College affordability requires sobriety

It is June 4th in the Commonwealth and we still have stalemate on the budget.

The Richmond Times-Dispatch is reporting today that an resolution on the budget will likely come in the 11th hour. On July 1st, the state government will probably shut down without a budget. In the meantime, the boards of visitors of the public colleges and universities in the Commonwealth have been meeting to set tuition and fee levels for next year – without sure knowledge of the budget.

Further, it was reported last week that tax revenues are projected to be short by $350M for this fiscal year. Yes, the one that ends in 26 days. New revenue forecasts will likely reduce budget projections by $500M for each of the next two years.

All at a time while the two legislative chambers are at a stalemate over medicaid expansion.

I don’t think it is unreasonable to disagree over political issues, like medicaid expansion or the Affordable Care Act. I am concerned that few people are thinking about the possible long-term impacts of disruptions like this.

Higher education costs money to operate. When state funds disappear, they are replaced with non-general funds – a technical, painless, way to say “tuition and fees.”  The one thing that seems clear from the last two decades or so in Virginia higher education policy is the need for a stable, predictable level of funding for public institutions and student financial aid (including TAG for students attending Virginia’s private institutions). I will not suggest that our institutions are as efficient as they might be, or that structurally they are the right model. Any of them can stand improvement for operating in the 21st century. On the other hand, undergraduate graduation rates for the public fours are second only to Delaware (which has only a fraction of the institutions and students). You can read more here.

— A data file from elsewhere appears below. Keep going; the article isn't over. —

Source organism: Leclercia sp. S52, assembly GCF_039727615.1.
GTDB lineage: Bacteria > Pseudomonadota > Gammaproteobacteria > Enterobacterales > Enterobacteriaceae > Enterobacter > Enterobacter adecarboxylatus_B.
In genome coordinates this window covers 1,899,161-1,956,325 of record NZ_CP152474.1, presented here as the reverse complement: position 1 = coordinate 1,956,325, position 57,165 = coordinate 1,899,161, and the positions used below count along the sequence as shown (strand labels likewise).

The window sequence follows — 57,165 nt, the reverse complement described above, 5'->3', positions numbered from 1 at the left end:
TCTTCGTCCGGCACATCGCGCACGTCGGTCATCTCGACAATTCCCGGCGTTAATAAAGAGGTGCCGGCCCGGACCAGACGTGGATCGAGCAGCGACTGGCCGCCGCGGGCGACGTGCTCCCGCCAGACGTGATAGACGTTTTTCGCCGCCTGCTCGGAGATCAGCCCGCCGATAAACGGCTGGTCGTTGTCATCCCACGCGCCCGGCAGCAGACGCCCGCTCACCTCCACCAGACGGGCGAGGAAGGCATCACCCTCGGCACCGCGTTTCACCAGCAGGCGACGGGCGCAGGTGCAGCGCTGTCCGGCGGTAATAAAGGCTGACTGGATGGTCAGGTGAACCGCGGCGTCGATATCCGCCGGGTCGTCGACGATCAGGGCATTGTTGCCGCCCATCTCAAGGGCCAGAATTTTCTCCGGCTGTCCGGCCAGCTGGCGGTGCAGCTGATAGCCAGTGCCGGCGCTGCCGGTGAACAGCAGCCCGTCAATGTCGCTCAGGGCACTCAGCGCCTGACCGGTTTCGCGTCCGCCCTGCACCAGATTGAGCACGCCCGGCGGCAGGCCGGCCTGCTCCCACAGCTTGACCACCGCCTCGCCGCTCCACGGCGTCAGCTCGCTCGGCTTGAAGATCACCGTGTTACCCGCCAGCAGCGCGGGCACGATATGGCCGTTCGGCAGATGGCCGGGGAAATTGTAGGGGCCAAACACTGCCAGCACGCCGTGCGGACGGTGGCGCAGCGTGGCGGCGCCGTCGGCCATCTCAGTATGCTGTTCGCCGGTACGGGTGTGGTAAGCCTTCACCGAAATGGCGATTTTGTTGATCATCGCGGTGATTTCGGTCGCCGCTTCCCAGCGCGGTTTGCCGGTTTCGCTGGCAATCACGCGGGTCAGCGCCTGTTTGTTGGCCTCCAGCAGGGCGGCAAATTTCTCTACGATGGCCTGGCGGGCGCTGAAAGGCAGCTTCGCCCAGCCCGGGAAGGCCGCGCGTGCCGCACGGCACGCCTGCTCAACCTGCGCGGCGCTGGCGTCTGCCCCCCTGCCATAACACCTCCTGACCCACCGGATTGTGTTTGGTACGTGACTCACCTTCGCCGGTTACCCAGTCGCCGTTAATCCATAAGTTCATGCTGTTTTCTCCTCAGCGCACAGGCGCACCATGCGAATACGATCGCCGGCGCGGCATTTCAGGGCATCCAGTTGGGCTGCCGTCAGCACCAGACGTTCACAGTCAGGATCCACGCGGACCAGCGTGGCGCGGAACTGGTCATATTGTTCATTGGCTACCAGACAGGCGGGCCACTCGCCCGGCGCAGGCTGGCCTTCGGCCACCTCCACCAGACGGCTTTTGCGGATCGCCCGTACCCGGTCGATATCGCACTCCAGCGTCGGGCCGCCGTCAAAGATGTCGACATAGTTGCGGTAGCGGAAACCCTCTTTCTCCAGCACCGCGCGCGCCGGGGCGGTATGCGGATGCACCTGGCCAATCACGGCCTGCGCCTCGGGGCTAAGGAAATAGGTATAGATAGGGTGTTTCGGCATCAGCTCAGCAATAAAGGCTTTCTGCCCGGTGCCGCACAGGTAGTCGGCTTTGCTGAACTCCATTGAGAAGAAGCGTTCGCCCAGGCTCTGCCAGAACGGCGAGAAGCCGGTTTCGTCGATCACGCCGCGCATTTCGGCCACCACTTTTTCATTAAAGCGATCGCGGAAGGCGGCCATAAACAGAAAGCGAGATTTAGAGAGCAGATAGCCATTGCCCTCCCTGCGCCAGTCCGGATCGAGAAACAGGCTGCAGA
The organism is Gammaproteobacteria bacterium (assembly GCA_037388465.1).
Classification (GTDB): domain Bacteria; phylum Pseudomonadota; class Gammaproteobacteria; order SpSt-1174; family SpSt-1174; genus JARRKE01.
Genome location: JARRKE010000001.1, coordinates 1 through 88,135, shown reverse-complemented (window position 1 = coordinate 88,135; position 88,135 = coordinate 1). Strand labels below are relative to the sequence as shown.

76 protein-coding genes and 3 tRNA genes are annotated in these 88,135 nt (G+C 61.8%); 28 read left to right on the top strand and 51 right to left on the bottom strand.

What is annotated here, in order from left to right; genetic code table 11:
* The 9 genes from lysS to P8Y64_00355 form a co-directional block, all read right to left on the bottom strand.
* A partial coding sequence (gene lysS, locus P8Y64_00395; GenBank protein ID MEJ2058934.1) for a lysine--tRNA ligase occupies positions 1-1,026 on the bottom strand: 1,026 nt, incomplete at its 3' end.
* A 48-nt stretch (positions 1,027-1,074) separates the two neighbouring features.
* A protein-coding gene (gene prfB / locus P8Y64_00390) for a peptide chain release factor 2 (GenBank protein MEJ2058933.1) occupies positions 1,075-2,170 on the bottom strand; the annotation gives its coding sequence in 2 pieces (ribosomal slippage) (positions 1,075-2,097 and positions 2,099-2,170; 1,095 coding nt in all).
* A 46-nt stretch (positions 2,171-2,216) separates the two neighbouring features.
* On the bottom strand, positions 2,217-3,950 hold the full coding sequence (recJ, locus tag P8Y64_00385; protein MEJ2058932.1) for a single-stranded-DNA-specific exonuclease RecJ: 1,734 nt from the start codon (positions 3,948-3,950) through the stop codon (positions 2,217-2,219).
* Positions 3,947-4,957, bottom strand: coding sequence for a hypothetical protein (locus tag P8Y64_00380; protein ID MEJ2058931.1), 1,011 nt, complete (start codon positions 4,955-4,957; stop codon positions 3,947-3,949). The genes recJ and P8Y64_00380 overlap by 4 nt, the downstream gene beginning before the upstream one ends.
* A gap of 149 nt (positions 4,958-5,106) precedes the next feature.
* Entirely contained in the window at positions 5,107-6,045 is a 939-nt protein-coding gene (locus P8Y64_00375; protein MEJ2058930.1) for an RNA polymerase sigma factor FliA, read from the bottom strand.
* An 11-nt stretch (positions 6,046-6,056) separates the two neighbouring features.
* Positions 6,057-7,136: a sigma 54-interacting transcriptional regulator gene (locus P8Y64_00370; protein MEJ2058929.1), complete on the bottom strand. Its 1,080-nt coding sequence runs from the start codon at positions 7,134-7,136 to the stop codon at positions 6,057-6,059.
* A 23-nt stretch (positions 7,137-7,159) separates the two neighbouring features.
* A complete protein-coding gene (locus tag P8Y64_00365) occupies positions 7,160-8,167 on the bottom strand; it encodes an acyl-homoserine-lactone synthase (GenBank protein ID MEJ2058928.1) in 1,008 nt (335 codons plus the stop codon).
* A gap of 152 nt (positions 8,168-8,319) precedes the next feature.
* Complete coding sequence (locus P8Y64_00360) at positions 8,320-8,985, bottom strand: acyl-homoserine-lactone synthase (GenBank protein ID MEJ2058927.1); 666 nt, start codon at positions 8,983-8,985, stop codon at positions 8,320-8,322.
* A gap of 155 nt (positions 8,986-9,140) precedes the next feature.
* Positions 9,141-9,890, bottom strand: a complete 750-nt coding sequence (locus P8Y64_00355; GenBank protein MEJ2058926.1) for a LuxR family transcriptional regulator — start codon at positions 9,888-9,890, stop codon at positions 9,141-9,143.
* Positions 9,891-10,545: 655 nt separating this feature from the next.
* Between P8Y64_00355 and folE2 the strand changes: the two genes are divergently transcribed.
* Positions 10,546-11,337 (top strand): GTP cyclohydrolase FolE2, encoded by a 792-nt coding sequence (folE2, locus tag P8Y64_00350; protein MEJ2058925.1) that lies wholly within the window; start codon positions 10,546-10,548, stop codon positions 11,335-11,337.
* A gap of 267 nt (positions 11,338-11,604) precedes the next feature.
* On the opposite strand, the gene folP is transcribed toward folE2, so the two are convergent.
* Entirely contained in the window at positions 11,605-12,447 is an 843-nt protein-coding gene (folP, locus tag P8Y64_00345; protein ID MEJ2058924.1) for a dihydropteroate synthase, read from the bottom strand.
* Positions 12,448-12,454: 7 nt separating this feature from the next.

I am sure we can do better than lurch like a drunken sailor from crisis to crisis, from initiative to initiative.

Of course, this goes well beyond the responsibility of the Commonwealth. The federal government has a role to play, as do families and students. Higher education, in fact, all of education, is a shared responsibility for sober and serious people.

 

Be nice. It won't hurt either of us.

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